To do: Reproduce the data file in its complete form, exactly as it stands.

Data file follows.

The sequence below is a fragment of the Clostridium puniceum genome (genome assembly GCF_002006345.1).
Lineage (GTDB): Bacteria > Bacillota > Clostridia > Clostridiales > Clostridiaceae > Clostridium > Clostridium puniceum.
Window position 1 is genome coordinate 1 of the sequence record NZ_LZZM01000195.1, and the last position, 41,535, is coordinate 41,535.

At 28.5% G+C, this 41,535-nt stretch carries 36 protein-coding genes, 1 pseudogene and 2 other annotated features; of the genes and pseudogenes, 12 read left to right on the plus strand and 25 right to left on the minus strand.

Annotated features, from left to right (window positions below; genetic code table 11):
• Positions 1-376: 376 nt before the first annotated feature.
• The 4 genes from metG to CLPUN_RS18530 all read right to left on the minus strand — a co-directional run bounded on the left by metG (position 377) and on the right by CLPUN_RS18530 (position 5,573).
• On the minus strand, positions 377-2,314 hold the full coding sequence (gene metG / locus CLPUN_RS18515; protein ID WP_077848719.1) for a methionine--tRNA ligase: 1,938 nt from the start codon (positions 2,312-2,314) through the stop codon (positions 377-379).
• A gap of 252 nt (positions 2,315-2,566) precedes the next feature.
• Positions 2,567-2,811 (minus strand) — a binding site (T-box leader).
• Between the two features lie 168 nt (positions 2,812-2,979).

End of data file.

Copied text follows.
The sequence below is a fragment of the Clostridium puniceum genome (genome assembly GCF_002006345.1).
Lineage (GTDB): Bacteria > Bacillota > Clostridia > Clostridiales > Clostridiaceae > Clostridium > Clostridium puniceum.
Window position 1 is genome coordinate 1 of the sequence record NZ_LZZM01000195.1, and the last position, 41,535, is coordinate 41,535.

At 28.5% G+C, this 41,535-nt stretch carries 36 protein-coding genes, 1 pseudogene and 2 other annotated features; of the genes and pseudogenes, 12 read left to right on the plus strand and 25 right to left on the minus strand.

Annotated features, from left to right (window positions below; genetic code table 11):
• Positions 1-376: 376 nt before the first annotated feature.
• The 4 genes from metG to CLPUN_RS18530 all read right to left on the minus strand — a co-directional run bounded on the left by metG (position 377) and on the right by CLPUN_RS18530 (position 5,573).
• On the minus strand, positions 377-2,314 hold the full coding sequence (gene metG / locus CLPUN_RS18515; protein ID WP_077848719.1) for a methionine--tRNA ligase: 1,938 nt from the start codon (positions 2,312-2,314) through the stop codon (positions 377-379).
• A gap of 252 nt (positions 2,315-2,566) precedes the next feature.
• Positions 2,567-2,811 (minus strand) — a binding site (T-box leader).
• Between the two features lie 168 nt (positions 2,812-2,979).